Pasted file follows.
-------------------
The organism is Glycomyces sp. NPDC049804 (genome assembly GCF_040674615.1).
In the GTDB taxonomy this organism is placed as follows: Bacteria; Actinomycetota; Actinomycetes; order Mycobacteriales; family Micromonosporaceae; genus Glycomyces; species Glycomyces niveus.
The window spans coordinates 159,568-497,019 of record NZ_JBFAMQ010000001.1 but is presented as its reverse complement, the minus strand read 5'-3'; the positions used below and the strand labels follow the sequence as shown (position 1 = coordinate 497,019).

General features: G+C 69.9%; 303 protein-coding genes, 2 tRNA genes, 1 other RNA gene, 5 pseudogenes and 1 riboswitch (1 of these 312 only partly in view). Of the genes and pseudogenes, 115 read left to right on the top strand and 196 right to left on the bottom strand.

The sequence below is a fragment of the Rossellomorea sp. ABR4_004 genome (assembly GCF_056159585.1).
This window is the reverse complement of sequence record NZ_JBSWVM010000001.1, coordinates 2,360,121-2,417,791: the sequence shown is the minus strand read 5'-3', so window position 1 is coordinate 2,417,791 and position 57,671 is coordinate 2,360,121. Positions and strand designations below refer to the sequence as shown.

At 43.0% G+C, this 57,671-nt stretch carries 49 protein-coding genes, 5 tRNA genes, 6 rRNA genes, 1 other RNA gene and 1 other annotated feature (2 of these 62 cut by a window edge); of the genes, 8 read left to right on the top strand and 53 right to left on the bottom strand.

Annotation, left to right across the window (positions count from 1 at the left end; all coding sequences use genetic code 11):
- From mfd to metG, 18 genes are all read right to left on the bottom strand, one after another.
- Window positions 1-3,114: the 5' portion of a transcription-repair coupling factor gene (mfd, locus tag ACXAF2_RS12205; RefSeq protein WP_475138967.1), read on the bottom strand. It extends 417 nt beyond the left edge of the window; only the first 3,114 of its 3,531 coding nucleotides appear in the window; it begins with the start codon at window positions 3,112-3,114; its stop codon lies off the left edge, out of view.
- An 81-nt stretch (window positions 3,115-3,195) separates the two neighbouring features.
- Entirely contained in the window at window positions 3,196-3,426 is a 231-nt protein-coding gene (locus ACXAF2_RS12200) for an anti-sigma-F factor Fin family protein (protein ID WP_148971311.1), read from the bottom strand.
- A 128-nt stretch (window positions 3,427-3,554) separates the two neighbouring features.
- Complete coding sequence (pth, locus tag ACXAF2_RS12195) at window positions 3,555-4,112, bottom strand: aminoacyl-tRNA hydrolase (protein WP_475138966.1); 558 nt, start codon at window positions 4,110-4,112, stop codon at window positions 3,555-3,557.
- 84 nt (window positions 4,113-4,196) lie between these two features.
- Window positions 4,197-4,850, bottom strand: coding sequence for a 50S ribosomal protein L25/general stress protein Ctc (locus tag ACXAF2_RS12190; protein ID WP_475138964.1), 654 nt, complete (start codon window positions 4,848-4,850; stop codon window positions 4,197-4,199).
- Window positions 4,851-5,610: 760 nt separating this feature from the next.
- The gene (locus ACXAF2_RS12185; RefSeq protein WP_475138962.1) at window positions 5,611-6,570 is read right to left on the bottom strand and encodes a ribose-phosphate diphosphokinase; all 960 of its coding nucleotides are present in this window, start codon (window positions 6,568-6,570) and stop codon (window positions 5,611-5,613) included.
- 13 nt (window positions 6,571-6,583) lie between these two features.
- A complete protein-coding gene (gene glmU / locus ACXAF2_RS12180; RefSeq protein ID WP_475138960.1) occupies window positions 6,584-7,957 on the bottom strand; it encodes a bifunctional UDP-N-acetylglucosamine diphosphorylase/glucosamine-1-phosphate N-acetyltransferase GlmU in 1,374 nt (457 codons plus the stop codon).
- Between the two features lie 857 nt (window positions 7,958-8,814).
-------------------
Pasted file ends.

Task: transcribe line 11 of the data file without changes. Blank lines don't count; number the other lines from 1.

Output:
- An 81-nt stretch (window positions 3,115-3,195) separates the two neighbouring features.